Comparing objects - is there a maximum object?

Chris Brew cbrew at
Thu Sep 4 21:24:38 CEST 2003

I've just been writing some code to merge items from
a collection of streams, where each item has a key,
and each stream is known to be sorted in ascending
order of key. I read all the streams once, then
pick the minimum element of the results, replace
it with a new one read from the corresponding 
stream, and repeat. 

Thing is, what happens at end of file? I'd like to
do it by making the streams that are finished
return some object (call it endmarker) such
that min(x,endmarker) always returns x. That way,
when all the streams are returning endmarker, we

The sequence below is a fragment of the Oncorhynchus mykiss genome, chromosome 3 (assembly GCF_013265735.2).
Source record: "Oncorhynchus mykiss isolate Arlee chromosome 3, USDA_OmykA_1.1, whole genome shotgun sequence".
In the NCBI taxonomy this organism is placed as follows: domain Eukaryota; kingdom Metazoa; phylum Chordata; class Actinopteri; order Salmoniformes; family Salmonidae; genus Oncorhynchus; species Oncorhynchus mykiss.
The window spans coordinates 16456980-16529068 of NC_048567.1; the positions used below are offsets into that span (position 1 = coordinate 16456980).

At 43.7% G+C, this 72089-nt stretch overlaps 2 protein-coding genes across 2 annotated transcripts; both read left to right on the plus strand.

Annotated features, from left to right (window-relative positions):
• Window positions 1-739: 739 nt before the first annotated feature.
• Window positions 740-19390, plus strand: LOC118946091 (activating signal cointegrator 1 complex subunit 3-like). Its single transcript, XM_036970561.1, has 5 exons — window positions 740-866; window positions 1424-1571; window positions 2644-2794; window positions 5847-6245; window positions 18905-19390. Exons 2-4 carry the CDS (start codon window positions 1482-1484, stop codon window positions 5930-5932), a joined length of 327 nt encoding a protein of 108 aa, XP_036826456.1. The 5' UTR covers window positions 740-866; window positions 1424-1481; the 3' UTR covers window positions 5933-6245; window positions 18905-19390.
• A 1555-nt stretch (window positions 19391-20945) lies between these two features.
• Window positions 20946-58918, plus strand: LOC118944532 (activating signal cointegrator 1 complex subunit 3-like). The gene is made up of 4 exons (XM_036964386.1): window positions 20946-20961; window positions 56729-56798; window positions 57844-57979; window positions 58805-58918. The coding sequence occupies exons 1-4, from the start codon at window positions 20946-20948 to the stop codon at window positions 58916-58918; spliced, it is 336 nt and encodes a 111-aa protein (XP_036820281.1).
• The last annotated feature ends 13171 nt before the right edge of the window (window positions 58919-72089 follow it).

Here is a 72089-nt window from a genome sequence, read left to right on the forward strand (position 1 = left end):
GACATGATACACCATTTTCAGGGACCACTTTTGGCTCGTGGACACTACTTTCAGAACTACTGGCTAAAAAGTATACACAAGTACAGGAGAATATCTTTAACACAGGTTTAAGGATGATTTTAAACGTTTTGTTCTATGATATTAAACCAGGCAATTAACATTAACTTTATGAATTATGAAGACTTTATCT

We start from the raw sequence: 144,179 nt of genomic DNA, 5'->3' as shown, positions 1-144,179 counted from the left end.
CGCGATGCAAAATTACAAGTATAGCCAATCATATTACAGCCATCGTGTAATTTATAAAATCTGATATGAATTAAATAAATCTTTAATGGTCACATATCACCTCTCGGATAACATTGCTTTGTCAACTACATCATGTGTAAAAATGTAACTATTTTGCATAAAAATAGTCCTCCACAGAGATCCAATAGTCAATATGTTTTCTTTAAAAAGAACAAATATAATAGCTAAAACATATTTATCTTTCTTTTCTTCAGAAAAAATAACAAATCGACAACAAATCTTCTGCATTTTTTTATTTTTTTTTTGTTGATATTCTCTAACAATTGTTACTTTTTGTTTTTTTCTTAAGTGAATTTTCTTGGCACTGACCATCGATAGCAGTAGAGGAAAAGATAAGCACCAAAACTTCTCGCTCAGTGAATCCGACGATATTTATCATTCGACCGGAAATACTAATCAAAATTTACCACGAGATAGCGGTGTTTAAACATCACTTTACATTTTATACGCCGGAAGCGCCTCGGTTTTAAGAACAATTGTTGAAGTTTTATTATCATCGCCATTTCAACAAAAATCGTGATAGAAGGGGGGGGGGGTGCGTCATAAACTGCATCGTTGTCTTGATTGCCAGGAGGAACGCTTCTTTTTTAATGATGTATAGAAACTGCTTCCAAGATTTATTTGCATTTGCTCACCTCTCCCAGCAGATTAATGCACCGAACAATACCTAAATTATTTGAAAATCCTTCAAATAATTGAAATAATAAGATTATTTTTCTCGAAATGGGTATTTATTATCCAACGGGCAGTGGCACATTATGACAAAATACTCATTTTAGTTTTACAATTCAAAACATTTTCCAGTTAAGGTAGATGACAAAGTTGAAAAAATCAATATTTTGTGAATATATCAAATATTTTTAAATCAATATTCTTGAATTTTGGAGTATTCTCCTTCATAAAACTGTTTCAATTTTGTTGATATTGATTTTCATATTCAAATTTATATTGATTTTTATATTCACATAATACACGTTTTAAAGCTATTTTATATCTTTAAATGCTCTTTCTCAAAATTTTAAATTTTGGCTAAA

would be done. And I'd like my code to work the same
no matter what kind of thing the streams are
returning, so I want endmarker to be a generic
maximum object.

The Python documentation says:

The operators <, >, ==, >=, <=, and != compare the values of two
objects. The objects need not have the same type. If both are numbers,
they are converted to a common type. Otherwise, objects of different
types always compare unequal, and are ordered consistently but

so  (unless this has been superseded) it doesn't seem that there is
such an object. Any suggestions? I notice that empirically max(x,None)
seems to be always x, but again I suppose I shouldn't count on that.


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